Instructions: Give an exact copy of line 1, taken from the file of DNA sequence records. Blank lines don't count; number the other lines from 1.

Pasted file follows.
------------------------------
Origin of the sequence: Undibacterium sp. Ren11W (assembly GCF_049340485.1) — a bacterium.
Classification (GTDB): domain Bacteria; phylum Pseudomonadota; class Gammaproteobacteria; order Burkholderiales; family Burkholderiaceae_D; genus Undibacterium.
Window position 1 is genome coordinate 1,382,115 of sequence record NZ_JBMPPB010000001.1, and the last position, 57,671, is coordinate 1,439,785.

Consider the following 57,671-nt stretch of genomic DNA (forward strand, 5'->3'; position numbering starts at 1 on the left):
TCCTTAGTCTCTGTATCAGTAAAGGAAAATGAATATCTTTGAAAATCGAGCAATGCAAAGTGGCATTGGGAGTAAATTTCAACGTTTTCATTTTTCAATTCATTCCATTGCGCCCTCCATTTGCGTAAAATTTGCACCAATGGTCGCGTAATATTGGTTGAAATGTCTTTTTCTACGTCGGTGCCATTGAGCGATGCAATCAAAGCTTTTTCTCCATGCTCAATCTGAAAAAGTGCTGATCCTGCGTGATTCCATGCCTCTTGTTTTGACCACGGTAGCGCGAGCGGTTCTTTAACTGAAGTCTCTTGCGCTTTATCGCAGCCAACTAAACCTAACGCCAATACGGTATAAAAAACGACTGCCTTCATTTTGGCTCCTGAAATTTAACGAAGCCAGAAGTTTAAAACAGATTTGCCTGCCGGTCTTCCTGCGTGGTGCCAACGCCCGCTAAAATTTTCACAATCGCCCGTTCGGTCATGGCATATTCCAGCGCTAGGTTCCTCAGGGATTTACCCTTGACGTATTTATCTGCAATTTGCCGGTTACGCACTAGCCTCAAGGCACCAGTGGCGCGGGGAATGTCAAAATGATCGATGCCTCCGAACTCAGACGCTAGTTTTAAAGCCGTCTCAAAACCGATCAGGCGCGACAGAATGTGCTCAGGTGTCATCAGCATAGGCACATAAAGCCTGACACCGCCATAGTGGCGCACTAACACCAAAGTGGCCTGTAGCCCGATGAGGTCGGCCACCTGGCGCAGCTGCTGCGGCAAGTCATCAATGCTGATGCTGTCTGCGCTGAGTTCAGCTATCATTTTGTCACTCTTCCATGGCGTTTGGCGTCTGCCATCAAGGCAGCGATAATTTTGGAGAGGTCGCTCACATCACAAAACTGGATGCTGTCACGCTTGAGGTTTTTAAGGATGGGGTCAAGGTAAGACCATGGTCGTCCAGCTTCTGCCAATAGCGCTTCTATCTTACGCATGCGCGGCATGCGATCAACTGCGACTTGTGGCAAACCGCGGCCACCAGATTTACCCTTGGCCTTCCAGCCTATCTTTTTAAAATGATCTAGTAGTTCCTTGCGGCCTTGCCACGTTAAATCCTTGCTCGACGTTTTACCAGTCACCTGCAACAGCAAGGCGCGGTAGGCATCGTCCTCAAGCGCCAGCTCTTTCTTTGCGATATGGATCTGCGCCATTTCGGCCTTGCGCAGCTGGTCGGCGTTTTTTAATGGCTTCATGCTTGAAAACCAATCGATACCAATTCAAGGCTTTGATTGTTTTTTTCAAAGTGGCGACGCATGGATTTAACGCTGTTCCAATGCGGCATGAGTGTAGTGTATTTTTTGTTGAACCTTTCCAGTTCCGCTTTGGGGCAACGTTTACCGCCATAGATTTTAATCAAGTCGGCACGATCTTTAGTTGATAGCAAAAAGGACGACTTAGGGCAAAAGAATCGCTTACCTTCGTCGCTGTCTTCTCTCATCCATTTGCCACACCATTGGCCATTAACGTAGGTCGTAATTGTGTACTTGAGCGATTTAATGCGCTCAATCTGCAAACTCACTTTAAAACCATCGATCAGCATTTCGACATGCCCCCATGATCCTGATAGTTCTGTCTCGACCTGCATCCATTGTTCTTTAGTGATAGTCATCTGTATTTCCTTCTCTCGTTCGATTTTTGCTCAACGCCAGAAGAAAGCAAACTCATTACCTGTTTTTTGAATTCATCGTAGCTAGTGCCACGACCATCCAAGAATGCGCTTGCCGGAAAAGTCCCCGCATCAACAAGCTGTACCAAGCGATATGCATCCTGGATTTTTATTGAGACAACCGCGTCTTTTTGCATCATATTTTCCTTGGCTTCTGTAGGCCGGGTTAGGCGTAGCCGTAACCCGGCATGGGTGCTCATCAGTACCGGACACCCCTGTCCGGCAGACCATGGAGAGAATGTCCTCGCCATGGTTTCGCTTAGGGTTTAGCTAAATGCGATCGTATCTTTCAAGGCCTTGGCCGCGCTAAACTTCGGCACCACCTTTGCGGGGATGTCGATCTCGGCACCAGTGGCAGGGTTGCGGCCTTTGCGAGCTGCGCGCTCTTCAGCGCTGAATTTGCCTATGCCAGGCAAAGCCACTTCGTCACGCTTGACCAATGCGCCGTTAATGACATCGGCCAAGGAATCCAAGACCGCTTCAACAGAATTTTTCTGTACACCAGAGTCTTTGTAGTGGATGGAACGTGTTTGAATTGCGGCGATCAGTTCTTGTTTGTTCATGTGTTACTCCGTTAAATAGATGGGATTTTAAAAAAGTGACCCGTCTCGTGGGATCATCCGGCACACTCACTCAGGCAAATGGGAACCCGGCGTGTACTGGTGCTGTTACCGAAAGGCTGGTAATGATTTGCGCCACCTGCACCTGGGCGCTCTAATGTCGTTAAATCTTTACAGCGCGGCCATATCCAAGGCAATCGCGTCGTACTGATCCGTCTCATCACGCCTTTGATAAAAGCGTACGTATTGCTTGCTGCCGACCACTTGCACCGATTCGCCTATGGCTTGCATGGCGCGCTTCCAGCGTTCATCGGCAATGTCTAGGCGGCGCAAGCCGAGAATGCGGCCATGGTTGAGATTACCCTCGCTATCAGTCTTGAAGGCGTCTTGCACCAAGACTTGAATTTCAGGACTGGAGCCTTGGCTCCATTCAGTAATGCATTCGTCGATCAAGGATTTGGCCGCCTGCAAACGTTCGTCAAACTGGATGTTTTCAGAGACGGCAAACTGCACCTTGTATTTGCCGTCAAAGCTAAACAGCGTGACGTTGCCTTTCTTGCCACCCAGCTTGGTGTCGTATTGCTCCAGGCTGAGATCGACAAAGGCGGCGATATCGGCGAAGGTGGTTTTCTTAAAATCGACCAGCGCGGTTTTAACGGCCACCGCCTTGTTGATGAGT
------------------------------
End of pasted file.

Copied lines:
Origin of the sequence: Undibacterium sp. Ren11W (assembly GCF_049340485.1) — a bacterium.